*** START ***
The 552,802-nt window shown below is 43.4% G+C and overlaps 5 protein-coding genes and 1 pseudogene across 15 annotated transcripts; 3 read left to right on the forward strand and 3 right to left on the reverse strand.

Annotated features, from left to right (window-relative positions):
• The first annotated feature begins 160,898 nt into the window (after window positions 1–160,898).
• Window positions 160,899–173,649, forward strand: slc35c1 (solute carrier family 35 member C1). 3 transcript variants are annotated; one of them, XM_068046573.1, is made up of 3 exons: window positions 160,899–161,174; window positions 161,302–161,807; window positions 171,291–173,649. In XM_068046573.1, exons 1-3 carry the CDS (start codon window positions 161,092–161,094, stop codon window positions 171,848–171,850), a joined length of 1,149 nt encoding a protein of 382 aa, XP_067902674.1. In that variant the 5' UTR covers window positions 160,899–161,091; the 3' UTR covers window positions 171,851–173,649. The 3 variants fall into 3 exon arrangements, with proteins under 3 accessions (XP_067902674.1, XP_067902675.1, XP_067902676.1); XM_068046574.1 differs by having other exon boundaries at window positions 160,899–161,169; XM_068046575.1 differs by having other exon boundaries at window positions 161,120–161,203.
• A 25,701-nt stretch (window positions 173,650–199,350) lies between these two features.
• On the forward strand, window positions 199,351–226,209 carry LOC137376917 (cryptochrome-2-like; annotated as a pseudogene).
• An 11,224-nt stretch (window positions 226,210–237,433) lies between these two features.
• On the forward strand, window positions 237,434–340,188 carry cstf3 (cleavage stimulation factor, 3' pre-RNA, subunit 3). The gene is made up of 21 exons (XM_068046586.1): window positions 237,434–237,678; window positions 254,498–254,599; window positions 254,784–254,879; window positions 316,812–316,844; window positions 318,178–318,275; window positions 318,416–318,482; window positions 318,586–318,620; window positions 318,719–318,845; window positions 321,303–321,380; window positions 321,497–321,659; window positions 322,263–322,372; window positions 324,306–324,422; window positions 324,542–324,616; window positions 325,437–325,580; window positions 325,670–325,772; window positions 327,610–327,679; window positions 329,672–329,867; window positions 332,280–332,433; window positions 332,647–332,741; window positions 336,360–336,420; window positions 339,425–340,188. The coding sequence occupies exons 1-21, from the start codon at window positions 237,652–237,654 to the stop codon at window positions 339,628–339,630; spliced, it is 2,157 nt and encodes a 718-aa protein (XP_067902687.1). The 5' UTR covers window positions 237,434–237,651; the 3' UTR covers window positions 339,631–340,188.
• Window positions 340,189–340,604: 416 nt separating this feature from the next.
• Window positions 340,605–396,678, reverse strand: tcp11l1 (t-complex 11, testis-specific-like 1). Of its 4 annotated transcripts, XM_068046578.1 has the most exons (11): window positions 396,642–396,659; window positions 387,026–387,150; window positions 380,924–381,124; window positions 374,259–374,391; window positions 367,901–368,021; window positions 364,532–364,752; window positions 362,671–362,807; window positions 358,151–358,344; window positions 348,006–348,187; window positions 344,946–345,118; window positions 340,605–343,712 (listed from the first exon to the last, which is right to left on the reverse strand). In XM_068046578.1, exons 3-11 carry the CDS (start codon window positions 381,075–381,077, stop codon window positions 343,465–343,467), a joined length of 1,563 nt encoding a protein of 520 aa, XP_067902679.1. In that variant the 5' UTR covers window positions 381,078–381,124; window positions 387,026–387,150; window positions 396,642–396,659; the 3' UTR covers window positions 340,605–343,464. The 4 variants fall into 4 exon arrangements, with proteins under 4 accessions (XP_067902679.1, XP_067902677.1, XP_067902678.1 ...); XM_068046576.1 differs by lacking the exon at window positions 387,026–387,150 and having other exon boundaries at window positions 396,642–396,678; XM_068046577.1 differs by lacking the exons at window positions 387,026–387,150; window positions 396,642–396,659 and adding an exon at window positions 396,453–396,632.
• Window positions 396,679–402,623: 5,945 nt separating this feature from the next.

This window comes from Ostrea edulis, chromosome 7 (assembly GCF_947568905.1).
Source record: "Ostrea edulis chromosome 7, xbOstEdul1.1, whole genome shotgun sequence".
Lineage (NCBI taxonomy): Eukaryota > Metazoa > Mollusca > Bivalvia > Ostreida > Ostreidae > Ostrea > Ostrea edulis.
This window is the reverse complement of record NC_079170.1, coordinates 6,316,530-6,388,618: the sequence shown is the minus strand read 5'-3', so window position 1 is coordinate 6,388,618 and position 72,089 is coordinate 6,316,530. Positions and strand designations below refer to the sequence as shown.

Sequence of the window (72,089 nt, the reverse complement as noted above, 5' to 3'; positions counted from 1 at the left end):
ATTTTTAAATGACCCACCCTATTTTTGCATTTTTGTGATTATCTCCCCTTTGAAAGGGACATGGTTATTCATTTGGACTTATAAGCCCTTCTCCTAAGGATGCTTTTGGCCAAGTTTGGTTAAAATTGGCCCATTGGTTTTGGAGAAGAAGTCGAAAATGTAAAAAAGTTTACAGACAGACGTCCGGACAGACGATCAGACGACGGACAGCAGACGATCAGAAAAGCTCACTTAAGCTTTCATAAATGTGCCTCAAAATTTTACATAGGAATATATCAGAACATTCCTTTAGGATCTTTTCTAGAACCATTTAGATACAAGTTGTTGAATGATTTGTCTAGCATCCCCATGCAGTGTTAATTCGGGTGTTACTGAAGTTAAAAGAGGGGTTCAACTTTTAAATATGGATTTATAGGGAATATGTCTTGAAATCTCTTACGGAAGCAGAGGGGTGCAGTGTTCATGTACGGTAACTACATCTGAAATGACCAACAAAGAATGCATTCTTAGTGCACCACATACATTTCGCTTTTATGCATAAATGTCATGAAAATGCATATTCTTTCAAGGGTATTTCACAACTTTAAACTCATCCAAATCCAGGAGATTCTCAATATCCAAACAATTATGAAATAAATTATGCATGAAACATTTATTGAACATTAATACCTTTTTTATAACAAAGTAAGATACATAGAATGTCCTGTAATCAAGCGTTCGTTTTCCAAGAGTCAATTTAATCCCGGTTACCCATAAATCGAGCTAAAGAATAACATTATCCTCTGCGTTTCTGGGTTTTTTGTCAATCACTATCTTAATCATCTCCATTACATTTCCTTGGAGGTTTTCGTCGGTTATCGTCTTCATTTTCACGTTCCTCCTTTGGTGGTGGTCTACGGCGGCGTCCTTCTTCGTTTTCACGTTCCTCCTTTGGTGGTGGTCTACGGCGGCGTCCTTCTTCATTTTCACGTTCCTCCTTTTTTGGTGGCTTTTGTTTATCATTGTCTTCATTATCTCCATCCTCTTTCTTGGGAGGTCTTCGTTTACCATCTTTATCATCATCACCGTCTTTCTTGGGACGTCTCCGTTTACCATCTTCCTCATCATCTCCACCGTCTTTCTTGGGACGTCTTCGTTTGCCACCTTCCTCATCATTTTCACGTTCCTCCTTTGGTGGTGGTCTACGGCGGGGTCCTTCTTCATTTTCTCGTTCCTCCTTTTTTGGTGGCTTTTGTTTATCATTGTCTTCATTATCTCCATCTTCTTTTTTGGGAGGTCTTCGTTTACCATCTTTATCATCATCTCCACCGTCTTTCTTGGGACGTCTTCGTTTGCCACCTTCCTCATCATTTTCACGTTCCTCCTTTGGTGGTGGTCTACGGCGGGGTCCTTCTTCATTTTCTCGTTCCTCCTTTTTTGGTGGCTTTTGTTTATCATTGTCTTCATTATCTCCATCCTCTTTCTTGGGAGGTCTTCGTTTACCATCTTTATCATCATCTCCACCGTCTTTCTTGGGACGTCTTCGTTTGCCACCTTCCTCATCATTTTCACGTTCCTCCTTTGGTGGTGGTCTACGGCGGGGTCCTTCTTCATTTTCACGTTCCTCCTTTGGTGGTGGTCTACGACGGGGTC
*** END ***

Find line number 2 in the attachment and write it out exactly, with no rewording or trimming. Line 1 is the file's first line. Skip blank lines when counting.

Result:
Annotated features, from left to right (window-relative positions):